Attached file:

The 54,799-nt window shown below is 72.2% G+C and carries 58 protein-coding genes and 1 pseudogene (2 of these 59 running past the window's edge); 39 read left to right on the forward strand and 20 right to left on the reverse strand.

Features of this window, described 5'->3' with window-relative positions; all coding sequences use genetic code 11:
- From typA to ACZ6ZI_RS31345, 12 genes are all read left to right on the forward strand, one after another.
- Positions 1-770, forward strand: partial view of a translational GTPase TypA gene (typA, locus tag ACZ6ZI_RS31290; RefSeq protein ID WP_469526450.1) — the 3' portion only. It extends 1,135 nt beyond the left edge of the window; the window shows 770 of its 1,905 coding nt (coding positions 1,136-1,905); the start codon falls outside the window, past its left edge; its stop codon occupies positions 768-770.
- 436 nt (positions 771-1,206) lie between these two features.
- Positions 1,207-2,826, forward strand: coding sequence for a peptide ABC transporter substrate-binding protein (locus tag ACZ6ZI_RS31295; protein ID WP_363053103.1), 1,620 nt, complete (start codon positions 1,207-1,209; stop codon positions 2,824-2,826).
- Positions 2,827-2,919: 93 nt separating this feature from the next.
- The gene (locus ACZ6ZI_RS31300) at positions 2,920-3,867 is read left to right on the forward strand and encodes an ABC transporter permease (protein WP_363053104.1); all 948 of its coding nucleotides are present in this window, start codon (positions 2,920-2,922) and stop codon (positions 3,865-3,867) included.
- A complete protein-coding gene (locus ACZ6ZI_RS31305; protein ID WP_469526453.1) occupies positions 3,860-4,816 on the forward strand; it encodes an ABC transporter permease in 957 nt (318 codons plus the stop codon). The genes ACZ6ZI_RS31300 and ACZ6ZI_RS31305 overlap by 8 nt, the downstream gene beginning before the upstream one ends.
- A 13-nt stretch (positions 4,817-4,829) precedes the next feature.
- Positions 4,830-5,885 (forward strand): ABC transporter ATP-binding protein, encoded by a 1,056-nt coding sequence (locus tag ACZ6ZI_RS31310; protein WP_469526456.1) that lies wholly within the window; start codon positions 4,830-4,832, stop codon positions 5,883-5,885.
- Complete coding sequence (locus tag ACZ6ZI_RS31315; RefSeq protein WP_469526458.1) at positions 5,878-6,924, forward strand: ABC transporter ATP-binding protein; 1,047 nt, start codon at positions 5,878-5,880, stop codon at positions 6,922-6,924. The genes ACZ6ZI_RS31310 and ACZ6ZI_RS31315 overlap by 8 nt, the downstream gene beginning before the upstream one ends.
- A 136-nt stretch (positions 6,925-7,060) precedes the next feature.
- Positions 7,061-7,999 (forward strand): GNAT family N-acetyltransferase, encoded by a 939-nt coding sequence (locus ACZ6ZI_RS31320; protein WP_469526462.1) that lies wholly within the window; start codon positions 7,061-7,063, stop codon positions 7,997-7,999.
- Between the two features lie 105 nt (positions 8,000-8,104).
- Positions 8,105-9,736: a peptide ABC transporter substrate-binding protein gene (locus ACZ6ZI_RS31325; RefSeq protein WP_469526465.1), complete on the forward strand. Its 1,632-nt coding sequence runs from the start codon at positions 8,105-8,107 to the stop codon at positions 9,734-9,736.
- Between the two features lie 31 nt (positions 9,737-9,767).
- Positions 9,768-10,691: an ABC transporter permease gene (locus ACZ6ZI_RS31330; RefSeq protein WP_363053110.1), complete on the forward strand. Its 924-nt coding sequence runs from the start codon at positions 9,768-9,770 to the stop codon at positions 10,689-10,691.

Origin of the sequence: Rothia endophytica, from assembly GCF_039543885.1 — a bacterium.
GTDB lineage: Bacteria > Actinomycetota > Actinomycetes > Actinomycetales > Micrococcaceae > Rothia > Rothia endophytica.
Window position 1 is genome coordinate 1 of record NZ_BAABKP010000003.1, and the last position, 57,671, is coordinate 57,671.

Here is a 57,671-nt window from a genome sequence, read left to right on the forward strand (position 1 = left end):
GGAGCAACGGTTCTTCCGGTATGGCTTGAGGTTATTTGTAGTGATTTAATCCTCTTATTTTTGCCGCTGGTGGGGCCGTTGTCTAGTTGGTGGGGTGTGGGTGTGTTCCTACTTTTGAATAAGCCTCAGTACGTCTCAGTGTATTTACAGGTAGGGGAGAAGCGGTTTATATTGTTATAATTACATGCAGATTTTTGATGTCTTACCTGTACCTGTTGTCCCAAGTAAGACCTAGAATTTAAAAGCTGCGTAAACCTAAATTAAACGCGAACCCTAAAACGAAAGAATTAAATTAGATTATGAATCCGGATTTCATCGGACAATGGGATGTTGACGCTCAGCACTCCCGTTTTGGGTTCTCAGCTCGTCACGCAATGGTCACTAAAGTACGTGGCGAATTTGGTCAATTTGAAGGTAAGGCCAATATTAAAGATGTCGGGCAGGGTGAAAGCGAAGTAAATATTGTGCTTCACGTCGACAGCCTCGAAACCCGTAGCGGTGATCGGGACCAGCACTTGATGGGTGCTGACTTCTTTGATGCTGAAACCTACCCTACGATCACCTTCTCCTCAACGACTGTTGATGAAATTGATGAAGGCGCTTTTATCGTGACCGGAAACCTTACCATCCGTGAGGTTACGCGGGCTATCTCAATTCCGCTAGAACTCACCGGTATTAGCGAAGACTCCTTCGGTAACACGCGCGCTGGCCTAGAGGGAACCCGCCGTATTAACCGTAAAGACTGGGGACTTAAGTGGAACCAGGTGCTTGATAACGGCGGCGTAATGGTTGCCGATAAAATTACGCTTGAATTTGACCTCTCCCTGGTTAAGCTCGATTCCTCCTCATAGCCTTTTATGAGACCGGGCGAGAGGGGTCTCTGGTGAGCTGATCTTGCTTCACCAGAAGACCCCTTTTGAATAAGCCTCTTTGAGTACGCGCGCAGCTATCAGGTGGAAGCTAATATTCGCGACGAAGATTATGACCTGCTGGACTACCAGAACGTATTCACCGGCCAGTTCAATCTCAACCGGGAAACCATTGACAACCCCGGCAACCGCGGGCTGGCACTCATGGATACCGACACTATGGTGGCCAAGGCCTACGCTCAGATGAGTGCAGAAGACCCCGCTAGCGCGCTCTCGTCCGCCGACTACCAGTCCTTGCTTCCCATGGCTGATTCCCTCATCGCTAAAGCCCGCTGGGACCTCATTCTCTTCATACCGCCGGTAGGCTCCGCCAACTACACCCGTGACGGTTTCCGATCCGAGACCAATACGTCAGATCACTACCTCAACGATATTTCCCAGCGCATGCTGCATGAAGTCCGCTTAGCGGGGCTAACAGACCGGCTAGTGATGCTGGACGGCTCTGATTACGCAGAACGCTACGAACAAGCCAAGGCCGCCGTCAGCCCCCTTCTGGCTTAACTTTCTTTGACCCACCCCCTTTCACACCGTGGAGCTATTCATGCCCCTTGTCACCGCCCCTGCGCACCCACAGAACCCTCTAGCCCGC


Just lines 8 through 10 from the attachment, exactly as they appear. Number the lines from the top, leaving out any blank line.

- The gene (locus ACZ6ZI_RS31300) at positions 2,920-3,867 is read left to right on the forward strand and encodes an ABC transporter permease (protein WP_363053104.1); all 948 of its coding nucleotides are present in this window, start codon (positions 2,920-2,922) and stop codon (positions 3,865-3,867) included.
- A complete protein-coding gene (locus ACZ6ZI_RS31305; protein ID WP_469526453.1) occupies positions 3,860-4,816 on the forward strand; it encodes an ABC transporter permease in 957 nt (318 codons plus the stop codon). The genes ACZ6ZI_RS31300 and ACZ6ZI_RS31305 overlap by 8 nt, the downstream gene beginning before the upstream one ends.
- A 13-nt stretch (positions 4,817-4,829) precedes the next feature.